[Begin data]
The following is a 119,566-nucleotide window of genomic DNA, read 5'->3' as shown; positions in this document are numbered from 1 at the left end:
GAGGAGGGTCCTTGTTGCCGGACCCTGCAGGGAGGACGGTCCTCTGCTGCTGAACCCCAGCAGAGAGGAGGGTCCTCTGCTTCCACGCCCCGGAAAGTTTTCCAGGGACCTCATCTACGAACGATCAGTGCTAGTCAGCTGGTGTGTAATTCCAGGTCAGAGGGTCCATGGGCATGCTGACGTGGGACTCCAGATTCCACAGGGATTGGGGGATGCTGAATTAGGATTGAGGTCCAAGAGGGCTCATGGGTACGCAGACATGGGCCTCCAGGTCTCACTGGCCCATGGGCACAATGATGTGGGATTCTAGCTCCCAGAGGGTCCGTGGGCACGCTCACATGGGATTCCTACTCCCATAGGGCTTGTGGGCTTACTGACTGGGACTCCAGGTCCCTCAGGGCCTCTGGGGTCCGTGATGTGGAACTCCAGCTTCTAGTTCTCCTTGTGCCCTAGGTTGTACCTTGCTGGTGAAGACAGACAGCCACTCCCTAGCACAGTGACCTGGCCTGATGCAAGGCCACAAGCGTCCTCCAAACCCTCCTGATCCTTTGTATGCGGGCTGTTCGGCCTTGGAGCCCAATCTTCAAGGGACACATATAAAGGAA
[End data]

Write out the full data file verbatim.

The following is a 119,566-nucleotide window of genomic DNA, read 5'->3' as shown; positions in this document are numbered from 1 at the left end:
GAGGAGGGTCCTTGTTGCCGGACCCTGCAGGGAGGACGGTCCTCTGCTGCTGAACCCCAGCAGAGAGGAGGGTCCTCTGCTTCCACGCCCCGGAAAGTTTTCCAGGGACCTCATCTACGAACGATCAGTGCTAGTCAGCTGGTGTGTAATTCCAGGTCAGAGGGTCCATGGGCATGCTGACGTGGGACTCCAGATTCCACAGGGATTGGGGGATGCTGAATTAGGATTGAGGTCCAAGAGGGCTCATGGGTACGCAGACATGGGCCTCCAGGTCTCACTGGCCCATGGGCACAATGATGTGGGATTCTAGCTCCCAGAGGGTCCGTGGGCACGCTCACATGGGATTCCTACTCCCATAGGGCTTGTGGGCTTACTGACTGGGACTCCAGGTCCCTCAGGGCCTCTGGGGTCCGTGATGTGGAACTCCAGCTTCTAGTTCTCCTTGTGCCCTAGGTTGTACCTTGCTGGTGAAGACAGACAGCCACTCCCTAGCACAGTGACCTGGCCTGATGCAAGGCCACAAGCGTCCTCCAAACCCTCCTGATCCTTTGTATGCGGGCTGTTCGGCCTTGGAGCCCAATCTTCAAGGGACACATATAAAGGAA